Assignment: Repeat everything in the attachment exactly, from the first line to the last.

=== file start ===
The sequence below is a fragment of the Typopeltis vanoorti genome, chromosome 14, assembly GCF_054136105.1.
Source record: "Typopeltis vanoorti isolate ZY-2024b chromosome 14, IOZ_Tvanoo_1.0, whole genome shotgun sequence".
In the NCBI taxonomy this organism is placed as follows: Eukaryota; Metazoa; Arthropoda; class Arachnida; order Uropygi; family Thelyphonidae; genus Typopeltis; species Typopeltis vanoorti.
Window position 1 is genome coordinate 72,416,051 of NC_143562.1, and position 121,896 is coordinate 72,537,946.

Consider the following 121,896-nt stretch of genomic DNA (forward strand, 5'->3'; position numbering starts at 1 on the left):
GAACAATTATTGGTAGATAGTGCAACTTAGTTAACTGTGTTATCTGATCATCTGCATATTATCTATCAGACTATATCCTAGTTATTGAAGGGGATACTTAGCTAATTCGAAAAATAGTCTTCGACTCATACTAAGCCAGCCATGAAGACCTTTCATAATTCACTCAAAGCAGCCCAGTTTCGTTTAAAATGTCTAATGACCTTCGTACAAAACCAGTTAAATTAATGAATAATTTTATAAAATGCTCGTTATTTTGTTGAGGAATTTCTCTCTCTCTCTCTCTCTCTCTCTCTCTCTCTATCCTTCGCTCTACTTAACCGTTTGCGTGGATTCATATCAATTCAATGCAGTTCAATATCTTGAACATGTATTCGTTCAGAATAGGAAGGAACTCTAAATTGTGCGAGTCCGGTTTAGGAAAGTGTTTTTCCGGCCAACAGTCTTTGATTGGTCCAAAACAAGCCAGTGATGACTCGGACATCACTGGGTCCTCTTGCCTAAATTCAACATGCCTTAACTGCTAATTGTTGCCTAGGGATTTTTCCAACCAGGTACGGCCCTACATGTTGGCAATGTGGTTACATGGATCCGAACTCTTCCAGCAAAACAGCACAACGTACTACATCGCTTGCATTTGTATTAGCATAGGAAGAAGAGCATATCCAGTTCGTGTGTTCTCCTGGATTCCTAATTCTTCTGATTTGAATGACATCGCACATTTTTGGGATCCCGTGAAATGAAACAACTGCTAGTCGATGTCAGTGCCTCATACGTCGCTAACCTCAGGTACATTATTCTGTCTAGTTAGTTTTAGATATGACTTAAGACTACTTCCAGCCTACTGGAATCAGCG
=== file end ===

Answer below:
The sequence below is a fragment of the Typopeltis vanoorti genome, chromosome 14, assembly GCF_054136105.1.
Source record: "Typopeltis vanoorti isolate ZY-2024b chromosome 14, IOZ_Tvanoo_1.0, whole genome shotgun sequence".
In the NCBI taxonomy this organism is placed as follows: Eukaryota; Metazoa; Arthropoda; class Arachnida; order Uropygi; family Thelyphonidae; genus Typopeltis; species Typopeltis vanoorti.
Window position 1 is genome coordinate 72,416,051 of NC_143562.1, and position 121,896 is coordinate 72,537,946.

Consider the following 121,896-nt stretch of genomic DNA (forward strand, 5'->3'; position numbering starts at 1 on the left):
GAACAATTATTGGTAGATAGTGCAACTTAGTTAACTGTGTTATCTGATCATCTGCATATTATCTATCAGACTATATCCTAGTTATTGAAGGGGATACTTAGCTAATTCGAAAAATAGTCTTCGACTCATACTAAGCCAGCCATGAAGACCTTTCATAATTCACTCAAAGCAGCCCAGTTTCGTTTAAAATGTCTAATGACCTTCGTACAAAACCAGTTAAATTAATGAATAATTTTATAAAATGCTCGTTATTTTGTTGAGGAATTTCTCTCTCTCTCTCTCTCTCTCTCTCTCTCTCTATCCTTCGCTCTACTTAACCGTTTGCGTGGATTCATATCAATTCAATGCAGTTCAATATCTTGAACATGTATTCGTTCAGAATAGGAAGGAACTCTAAATTGTGCGAGTCCGGTTTAGGAAAGTGTTTTTCCGGCCAACAGTCTTTGATTGGTCCAAAACAAGCCAGTGATGACTCGGACATCACTGGGTCCTCTTGCCTAAATTCAACATGCCTTAACTGCTAATTGTTGCCTAGGGATTTTTCCAACCAGGTACGGCCCTACATGTTGGCAATGTGGTTACATGGATCCGAACTCTTCCAGCAAAACAGCACAACGTACTACATCGCTTGCATTTGTATTAGCATAGGAAGAAGAGCATATCCAGTTCGTGTGTTCTCCTGGATTCCTAATTCTTCTGATTTGAATGACATCGCACATTTTTGGGATCCCGTGAAATGAAACAACTGCTAGTCGATGTCAGTGCCTCATACGTCGCTAACCTCAGGTACATTATTCTGTCTAGTTAGTTTTAGATATGACTTAAGACTACTTCCAGCCTACTGGAATCAGCG